overuse of one's musical faculties results in retardiation of sensitivity to music. a proffesion induced disease, granted. there are amazing slow changes and movements of thought in part's music. they are simply unorthodox (i don't think he is minimalist, in first place) and don't work with 'expectations'.

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The big thing I've learned in dealing with most music is: 1) You've gotta approach the music on it's own terms and 2) there's just going to be some stuff you're not going to like, but either you'll learn to deal with it or realize why you don't like it.

Music's a very subjective thing, and that means throwing in one's two cents about it is about as usefull as the other person getting offended at it. It's great to have your own opinion, but while I realize that I personally agree with you, there are a lot of people that don't and enjoy his music for what it is. That being said, it's wonderfull to hear that as a composer you're listening to expand your knowledge, which you should do to better your craft! One has to learn what we like and don't like, and what we would do and not do. Don't be ashamed though, I get stared daggers by most of the people I know when I say that I love practically anything expect High-German Romanticism and Atonality, and love to listen to a well written classical era work followed by early baroque, early renaissance, and Impressionism ^^.

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Around which year was that piece written? I've listened to Part in the past and have not come across his work. Though generally I must admit that his pre-tintinnabuli works are far more interesting. His Colage uber B-A-C-H and his first two symphonies I actually found enjoyable.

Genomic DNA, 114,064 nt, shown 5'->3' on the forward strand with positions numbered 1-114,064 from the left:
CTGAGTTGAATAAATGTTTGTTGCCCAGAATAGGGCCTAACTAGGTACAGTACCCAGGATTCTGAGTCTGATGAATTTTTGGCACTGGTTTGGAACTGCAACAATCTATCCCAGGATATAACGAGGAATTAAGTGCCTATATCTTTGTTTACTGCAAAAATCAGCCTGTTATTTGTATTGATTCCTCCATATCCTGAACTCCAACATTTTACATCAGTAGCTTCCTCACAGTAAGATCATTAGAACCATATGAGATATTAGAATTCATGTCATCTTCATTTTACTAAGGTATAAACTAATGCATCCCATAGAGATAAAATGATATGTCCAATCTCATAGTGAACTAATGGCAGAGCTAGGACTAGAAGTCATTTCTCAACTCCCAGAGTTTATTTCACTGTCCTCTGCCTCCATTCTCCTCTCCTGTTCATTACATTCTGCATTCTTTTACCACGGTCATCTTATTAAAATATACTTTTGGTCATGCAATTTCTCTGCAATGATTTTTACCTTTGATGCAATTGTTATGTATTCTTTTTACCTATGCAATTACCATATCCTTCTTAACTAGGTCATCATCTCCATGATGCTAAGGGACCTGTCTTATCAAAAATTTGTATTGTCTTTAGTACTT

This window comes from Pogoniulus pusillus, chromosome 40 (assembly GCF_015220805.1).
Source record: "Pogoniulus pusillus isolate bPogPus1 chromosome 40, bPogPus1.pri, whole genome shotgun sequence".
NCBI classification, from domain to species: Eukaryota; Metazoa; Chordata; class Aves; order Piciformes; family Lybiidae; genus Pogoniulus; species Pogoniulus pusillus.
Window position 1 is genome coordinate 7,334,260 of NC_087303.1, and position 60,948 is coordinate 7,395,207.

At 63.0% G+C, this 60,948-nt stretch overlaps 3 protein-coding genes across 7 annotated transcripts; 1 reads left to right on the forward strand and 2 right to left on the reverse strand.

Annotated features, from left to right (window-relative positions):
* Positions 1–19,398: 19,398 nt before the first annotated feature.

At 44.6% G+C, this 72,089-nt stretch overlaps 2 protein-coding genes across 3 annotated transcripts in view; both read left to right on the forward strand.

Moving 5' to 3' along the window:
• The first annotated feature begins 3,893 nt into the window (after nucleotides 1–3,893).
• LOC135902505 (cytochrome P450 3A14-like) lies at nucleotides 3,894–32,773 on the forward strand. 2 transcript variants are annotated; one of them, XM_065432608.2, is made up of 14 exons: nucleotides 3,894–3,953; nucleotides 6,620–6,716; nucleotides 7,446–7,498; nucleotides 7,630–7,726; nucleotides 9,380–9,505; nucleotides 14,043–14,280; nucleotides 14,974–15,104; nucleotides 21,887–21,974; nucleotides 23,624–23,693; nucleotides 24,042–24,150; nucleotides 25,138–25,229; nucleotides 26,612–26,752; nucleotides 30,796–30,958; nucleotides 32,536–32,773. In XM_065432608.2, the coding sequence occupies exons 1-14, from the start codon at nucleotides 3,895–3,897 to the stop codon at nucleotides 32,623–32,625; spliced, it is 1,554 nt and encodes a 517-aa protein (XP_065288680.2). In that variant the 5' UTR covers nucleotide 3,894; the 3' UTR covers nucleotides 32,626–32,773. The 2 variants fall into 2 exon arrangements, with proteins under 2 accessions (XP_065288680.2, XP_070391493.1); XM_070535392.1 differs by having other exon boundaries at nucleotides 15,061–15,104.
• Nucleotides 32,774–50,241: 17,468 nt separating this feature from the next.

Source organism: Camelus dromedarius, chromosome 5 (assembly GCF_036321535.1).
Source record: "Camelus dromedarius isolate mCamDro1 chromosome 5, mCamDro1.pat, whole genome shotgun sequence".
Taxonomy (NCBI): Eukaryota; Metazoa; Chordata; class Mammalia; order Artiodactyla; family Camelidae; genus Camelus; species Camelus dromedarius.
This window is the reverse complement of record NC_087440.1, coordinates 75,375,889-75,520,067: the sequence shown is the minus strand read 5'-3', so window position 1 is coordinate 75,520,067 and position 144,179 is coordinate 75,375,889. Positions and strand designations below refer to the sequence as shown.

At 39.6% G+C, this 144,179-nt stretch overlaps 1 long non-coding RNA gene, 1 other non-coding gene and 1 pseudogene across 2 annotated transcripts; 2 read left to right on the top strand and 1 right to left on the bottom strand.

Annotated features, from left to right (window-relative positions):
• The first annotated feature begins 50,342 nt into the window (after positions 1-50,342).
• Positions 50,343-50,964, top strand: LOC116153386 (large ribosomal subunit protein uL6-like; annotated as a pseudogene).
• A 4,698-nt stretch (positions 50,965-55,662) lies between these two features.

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I think that Arvo Part may require a certain frame of mind, like any other composer.

However, what I find interesting about his work is the theory behind it. Part uses his religious beliefs as the basis for his compositions, and has created a system which he calls “tintinnabuli”, i.e., “the ringing of bells”. Most of his works use either two or three voices symbolizing God/God’s Love and Man/His Ability to Err. The God Line is a stationary line – a single note sounded throughout, intended to show the immutability and permanence of God, typically an A (most of Part’s work is in A minor). The line symbolizing Man moves diatonically step-wise toward or away from God – insert your own commentary about sin and redemption etc here. When a third voice is present, it outlines the tonic triad, almost invariably the pitch in the triad closest to Man. If I remember correctly, this line is God’s Love, although I’m not sure. A full analysis of Part’s works can be found in Paul Hillier’s book on the composer (which I read probably 6 or so years ago now, so my memory's a little bit fuzzy on the full details).

I don’t go in for the religion, but I appreciate that there’s a system, however simple. And I find the seeming simplicity of his music to be very refreshing. I really like his choral music – the Magnificat and And One of the Pharisees are gorgeous and make really affective/effective use of the tintinnabuli technique.